Ériu

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In Erse meethologie, Ériu (Erse pronunciation: [ˈeːrʲu]; modren Erse Éire), cried Eri an aw,[1] dochter o Ernmas o the Tuatha Dé Danann, wis the eponymous matron goddess o Ireland.

The Inglis/Scots name for Ireland comes frae the name Ériu an the Germanic (Auld Norse or Auld Inglis) wird land.

The fact that Ériu is represented as goddess o Ireland, she is aften interpretit as a modren day personification o Ireland, although syne the name "Ériu" is the aulder Erse form o the wird Ireland, her modren name is aften modifeed tae "Éire" or "Erin" tae suit a modren form.

Role an meethic portrayal[eedit | eedit soorce]

Wi her sisters, Banba an Fódla, she was part of an important triumvirate of goddesses. When the Milesians arrivit frae Galicie each o the three sisters askit that her name be gien tae the kintra. This wis grantit tae thaim, awtho Ériu (Éire) became the chief name in use (Banba an Fódla are still sometimes uised as poetic names for Ireland, hintle as Albion is for Great Breetain).

Ériu, Banba an Fódla are interpretit as goddesses o sovereignty.[2]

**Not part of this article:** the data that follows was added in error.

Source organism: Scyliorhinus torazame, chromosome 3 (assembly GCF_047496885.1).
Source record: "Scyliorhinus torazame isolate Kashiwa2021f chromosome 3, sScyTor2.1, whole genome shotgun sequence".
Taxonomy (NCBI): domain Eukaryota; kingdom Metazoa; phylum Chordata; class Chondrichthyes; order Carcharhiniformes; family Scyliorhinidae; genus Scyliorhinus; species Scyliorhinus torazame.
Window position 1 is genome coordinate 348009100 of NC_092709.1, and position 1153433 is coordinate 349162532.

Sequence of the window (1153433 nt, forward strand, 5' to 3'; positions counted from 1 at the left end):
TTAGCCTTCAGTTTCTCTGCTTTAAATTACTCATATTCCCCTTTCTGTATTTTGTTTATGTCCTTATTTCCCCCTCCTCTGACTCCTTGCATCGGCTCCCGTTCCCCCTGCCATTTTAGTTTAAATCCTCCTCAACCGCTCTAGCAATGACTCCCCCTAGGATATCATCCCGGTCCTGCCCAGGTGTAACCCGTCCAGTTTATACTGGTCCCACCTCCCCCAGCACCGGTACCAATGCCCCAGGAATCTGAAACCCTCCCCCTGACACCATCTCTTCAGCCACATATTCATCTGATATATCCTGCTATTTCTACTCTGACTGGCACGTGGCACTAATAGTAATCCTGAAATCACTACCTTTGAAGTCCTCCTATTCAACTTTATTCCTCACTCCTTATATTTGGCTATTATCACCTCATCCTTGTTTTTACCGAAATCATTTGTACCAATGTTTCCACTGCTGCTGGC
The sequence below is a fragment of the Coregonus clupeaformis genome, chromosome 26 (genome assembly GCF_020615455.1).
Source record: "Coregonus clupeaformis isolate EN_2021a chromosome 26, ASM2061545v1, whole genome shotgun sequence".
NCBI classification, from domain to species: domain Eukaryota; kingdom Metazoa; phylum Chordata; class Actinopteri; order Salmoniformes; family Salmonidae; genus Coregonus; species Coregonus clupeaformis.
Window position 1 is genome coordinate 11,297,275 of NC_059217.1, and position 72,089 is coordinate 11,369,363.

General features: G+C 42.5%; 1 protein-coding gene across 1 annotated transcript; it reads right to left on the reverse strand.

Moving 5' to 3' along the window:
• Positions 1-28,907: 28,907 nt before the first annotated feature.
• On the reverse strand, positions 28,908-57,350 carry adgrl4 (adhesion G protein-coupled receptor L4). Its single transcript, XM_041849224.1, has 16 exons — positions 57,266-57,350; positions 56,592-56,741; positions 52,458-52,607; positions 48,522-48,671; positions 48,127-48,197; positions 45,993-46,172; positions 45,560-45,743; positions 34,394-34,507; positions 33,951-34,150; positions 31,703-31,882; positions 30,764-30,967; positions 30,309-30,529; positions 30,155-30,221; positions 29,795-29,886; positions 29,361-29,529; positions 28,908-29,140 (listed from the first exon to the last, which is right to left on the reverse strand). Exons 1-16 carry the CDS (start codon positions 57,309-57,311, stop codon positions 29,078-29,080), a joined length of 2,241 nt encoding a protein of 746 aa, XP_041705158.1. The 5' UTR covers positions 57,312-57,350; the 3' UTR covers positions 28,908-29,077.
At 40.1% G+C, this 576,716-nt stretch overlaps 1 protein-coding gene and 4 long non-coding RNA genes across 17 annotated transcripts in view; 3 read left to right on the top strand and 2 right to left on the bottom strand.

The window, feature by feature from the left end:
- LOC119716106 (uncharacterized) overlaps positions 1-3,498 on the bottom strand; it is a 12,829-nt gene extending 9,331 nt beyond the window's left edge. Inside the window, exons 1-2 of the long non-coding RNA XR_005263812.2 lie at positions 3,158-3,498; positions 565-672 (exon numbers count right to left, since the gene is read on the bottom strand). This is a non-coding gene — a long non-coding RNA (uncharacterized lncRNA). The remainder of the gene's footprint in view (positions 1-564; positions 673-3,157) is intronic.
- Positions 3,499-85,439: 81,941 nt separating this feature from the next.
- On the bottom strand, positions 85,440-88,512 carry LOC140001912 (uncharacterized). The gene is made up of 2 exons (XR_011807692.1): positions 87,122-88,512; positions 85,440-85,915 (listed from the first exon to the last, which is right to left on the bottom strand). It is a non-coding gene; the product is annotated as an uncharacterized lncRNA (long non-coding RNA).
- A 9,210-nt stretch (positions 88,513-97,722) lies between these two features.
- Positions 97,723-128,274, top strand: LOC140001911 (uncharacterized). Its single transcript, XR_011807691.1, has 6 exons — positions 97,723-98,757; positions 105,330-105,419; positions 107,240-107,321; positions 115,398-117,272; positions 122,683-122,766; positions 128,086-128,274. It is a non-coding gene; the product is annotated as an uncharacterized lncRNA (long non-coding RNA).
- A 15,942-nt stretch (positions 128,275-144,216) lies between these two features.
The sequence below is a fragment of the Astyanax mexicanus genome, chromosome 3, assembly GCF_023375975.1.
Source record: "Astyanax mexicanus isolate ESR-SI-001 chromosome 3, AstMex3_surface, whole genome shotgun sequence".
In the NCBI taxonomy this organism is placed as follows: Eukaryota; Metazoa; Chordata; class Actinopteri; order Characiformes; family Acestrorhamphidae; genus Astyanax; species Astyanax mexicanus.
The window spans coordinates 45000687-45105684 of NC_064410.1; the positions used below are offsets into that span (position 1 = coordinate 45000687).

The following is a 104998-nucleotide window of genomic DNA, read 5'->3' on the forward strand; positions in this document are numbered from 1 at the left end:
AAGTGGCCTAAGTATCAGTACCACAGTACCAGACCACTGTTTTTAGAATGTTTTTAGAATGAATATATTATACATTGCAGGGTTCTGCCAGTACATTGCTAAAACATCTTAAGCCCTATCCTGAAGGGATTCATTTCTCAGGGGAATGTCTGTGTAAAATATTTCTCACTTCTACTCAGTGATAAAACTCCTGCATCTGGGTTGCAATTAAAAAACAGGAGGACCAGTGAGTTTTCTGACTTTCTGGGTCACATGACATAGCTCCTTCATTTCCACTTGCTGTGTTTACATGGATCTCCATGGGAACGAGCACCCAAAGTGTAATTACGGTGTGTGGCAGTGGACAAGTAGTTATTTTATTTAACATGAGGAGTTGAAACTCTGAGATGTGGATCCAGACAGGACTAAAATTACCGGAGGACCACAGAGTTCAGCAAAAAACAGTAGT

Accordin tae Seathrún Céitinn the three goddesses o Éire, Banbha an Fódla wur Badhbh, Macha an Móirríoghan (respectively).[3] Like Ériu, Badhbh is sometimes namit as a dochter o Ernmas an aw; the twa goddesses mey possibly tharefore be seen as equivalent.

Different texts hae attributit different personal relationships tae Ériu. Her husband haes been namit as Mac Gréine (‘Son o the Sun’).[4][5] She haes been portrayed as the luver o Elatha, a prince o the Fomorians, wi whom she haed a son Bres,[1][5] an as the mistress o the hero Lugh.[5]

Name an etymologie[eedit | eedit soorce]

The Varsity o Wales' reconstructit Proto-Celtic lexicon gies *Φīwerjon- (nominative singular Φīwerjō) as the Proto-Celtic etymologie o this name.[6] This Celtic form implees Proto-Indo-European *piHwerjon-, likely relatit tae the adjectival stem *piHwer- "fat" (cf. Sanskrit pīvan, f. pīvarī and by-form pīvara, "fat, full, aboondin") hence meanin "fat land" or "land o abundance", appleed at an early date tae the island o Ireland. The Proto-Celtic form became *īweriū [7] in Q-Celtic (Proto-Goidelic). Frae a similar or somewha later form wur borraeed Greek Ἰέρνη I[w]ernē an Ἰουερνία Iouernia; the latter form wis convertit intae Laitin Hibernia.

References[eedit | eedit soorce]

Notes
  1. 1.0 1.1 Lady Gregory (2004) [1905]. "The Reign of Bres". Gods and Fighting Men. Project Gutenberg. 
  2. Astro-Theology and Sidereal Mythology
  3. Seathrún Céitinn, Foras Feasa ar Érinn. CELT online translation.
  4. Lebor Gabála Érenn. Online translation at www.ancienttexts.org
  5. 5.0 5.1 5.2 Monaghan 2009, p. 160
  6. Proto-Celtic—English lexicon (archive)
  7. Mallory, J.P. and D.Q. Adams, ed. Encyclopedia of Indo-European Culture. London: Fitzroy Dearborn Pub., 1997, p. 194
Works cited

Bibliografie[eedit | eedit soorce]

Boydell, Barra. "The female harp: The Irish harp in 18th- and early–19th-century Romantic nationalism", RIdIM/RCMI newsletter XX/1 (spring 1995), 10–17.]